While NBC will feature more regular-season NHL games on their broadcast network than ever before this year, even with a shortened 56-game season, they are missing out on a few typical event games. There’s no All-Star Game this year (it had originally been scheduled for Sunrise, Florida), there’s no Winter Classic outdoor game (scheduled for Minneapolis), and there’s no other previously-planned outdoor game (one had been set for Raleigh). But, as Sportsnet’s Elliotte Friedman reported Friday, the league is looking to play two games on Feb. 20 and 21 on a specially-built outdoor arena at Edgewood Lake Tahoe Resort in Shoreline, Nevada (a photo Friedman included in his piece of the approximate planned location is seen above), and those games (Vegas Golden Knights-Colorado Avalanche and Philadelphia Flyers-Boston Bruins) are going to be featured on broadcast NBC:
According to multiple sources, the NHL is beginning its Mystery, Alaska experiment, with four teams as part of a unique two-game, two-day “Outdoor Weekend” showcase at Lake Tahoe. Edgewood Tahoe Resort, home of the popular celebrity golf tournament, is hosting these games, which will be played around the 16th, 17th and 18th holes.
…Fans will not be in attendance, with the number of people limited to about 400 — basically the teams’ travelling parties and whoever is needed to work. It will give television different opportunities to broadcast the games, such as drone cameras.
It is, at this point, a one-year project, but if it works, the NHL may consider making off-beat, “natural wilderness,” picturesque locations a regular occurrence. Whatever the case, this has a chance to be a special look in a challenging season.
As per NBC’s broadcast schedule, the Feb. 20 game (Golden Knights-Avalanche) is set to be the only Saturday game on broadcast NBC until April 24. So the idea of a special outdoor setting helps explain that. And Scott Burnside of The Athletic and Emily Kaplan of ESPN both confirmed with sources that the league’s going for this. Burnside added some background on other locations the league considered:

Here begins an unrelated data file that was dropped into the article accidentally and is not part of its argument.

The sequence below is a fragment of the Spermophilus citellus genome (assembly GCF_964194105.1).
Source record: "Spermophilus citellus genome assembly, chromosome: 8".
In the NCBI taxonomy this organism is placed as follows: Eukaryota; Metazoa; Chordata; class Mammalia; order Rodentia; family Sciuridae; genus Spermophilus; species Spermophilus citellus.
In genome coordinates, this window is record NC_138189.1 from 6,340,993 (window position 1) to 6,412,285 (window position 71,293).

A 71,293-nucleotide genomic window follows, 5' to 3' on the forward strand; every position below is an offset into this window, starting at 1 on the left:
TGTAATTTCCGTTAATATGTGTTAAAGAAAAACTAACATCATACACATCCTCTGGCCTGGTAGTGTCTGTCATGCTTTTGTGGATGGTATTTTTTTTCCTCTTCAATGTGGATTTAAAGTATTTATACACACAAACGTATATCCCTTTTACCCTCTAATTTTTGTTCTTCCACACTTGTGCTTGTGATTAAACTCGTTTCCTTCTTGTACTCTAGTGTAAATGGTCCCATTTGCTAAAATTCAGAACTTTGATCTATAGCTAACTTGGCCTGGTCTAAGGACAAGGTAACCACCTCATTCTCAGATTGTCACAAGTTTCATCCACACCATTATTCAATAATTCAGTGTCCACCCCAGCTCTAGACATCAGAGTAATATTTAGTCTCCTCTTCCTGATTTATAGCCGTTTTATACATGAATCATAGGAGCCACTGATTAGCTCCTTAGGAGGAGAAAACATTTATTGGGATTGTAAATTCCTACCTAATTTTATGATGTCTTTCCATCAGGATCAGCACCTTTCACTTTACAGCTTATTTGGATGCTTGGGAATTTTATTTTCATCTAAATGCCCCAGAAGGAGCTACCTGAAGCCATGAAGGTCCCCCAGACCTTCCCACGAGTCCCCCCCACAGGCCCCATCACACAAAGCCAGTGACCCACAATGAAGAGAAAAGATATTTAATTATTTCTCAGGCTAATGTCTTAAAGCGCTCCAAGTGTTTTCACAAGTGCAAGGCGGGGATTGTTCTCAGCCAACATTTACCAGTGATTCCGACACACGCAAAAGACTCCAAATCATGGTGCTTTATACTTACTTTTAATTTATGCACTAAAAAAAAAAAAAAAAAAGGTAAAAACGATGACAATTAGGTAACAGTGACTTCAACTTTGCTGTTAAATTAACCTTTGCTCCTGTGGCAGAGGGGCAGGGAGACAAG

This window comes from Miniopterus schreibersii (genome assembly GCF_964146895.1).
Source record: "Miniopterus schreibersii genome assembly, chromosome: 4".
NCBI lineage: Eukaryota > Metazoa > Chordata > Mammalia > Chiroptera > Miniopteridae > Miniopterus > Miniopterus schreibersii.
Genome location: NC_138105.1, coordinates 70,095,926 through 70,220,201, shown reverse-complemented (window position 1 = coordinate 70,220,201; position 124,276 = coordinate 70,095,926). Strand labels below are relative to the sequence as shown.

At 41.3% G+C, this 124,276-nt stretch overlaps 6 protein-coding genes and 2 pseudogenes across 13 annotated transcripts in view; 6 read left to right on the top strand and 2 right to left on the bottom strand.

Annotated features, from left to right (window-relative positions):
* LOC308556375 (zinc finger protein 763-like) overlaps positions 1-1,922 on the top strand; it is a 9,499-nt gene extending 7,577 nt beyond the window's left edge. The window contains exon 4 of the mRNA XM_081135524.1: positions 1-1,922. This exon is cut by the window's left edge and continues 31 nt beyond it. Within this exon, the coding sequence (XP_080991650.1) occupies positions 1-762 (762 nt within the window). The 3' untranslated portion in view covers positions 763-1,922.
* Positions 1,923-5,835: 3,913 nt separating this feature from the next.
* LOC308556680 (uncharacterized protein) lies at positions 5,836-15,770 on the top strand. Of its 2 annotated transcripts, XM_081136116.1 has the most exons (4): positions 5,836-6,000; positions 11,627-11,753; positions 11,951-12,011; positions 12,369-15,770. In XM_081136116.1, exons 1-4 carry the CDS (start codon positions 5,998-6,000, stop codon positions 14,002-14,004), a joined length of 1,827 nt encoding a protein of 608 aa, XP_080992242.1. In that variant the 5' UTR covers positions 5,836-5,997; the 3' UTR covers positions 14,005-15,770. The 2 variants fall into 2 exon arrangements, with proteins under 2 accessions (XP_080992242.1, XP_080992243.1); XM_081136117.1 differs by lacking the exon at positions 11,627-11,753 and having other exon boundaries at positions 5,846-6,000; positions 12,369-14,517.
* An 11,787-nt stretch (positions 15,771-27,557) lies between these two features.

NHL officials have been looking at possible venues for such an event since the summer’s return to play playoff tournaments were being held in bubble settings in Toronto and Edmonton. At one point, there was discussion of having two outdoor events, one in Canada and one in the United States. Lake Louise, Alberta, was on the map earlier and there was some discussion about Canmore, Alberta, as well as a number of mountainous areas in the western United States, like Utah and the Grand Teton area in Wyoming, east of Idaho. Logistics, including being able to build and maintain two NHL-style rinks in different locations in different countries, have at this point have reduced this idea to a four-team event in Nevada.
We’ll see how this plays out. And if the league does go ahead with this plan, we’ll see how it performs in the ratings. While the NHL’s outdoor games (the New Year’s Day Winter Classic in particular) drew very well at first, some recent Winter Classic editions (including the Nashville Predators-Dallas Stars game last year, which averaged 1.97 million viewers, albeit with an hour of pregame included), haven’t put up great ratings numbers.
And while the Winter Classics have still outdrawn typical indoor games, that’s often not saying all that much. And the other non-Winter Classic outdoor games have usually drawn even lower numbers, with some of them even airing on NBCSN rather than the broadcast network. But the outdoor games have still seemed to be worth it for the league and the clubs involved; they’ve allowed for a lot of ticket sales, with most of these games played in big stadiums, and they’ve brought some attention to the NHL’s regular season (and to NBCSN for the games airing there). With a no-fans event like the plan here, though, the TV ratings are the whole reason to do it. So we’ll see what they turn out to be, and if they’re good enough to prompt a return to this kind of plan in future years.